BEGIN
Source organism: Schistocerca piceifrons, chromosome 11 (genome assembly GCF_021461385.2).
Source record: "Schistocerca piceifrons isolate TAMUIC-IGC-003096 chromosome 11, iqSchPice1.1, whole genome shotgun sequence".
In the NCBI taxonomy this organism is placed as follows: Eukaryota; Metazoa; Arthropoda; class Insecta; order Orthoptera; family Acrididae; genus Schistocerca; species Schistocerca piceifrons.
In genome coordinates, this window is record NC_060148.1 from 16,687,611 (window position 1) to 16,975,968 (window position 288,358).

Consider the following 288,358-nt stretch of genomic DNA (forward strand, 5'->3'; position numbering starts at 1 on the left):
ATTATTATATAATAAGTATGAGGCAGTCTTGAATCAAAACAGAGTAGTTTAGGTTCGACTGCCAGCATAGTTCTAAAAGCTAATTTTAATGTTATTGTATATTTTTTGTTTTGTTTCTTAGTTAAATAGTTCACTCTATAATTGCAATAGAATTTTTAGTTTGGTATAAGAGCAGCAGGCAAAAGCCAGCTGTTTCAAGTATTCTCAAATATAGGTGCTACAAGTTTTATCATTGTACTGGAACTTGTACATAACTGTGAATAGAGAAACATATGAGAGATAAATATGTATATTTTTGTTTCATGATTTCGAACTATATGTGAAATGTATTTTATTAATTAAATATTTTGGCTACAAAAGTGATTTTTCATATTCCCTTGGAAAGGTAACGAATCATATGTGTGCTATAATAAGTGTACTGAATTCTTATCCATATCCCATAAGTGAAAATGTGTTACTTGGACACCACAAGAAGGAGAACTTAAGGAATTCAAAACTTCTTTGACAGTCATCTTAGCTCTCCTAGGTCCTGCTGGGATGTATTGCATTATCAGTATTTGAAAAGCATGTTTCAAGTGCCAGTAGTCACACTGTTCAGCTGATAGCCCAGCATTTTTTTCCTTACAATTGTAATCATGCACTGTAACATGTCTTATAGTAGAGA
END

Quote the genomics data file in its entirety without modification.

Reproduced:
Source organism: Schistocerca piceifrons, chromosome 11 (genome assembly GCF_021461385.2).
Source record: "Schistocerca piceifrons isolate TAMUIC-IGC-003096 chromosome 11, iqSchPice1.1, whole genome shotgun sequence".
In the NCBI taxonomy this organism is placed as follows: Eukaryota; Metazoa; Arthropoda; class Insecta; order Orthoptera; family Acrididae; genus Schistocerca; species Schistocerca piceifrons.
In genome coordinates, this window is record NC_060148.1 from 16,687,611 (window position 1) to 16,975,968 (window position 288,358).

Consider the following 288,358-nt stretch of genomic DNA (forward strand, 5'->3'; position numbering starts at 1 on the left):
ATTATTATATAATAAGTATGAGGCAGTCTTGAATCAAAACAGAGTAGTTTAGGTTCGACTGCCAGCATAGTTCTAAAAGCTAATTTTAATGTTATTGTATATTTTTTGTTTTGTTTCTTAGTTAAATAGTTCACTCTATAATTGCAATAGAATTTTTAGTTTGGTATAAGAGCAGCAGGCAAAAGCCAGCTGTTTCAAGTATTCTCAAATATAGGTGCTACAAGTTTTATCATTGTACTGGAACTTGTACATAACTGTGAATAGAGAAACATATGAGAGATAAATATGTATATTTTTGTTTCATGATTTCGAACTATATGTGAAATGTATTTTATTAATTAAATATTTTGGCTACAAAAGTGATTTTTCATATTCCCTTGGAAAGGTAACGAATCATATGTGTGCTATAATAAGTGTACTGAATTCTTATCCATATCCCATAAGTGAAAATGTGTTACTTGGACACCACAAGAAGGAGAACTTAAGGAATTCAAAACTTCTTTGACAGTCATCTTAGCTCTCCTAGGTCCTGCTGGGATGTATTGCATTATCAGTATTTGAAAAGCATGTTTCAAGTGCCAGTAGTCACACTGTTCAGCTGATAGCCCAGCATTTTTTTCCTTACAATTGTAATCATGCACTGTAACATGTCTTATAGTAGAGA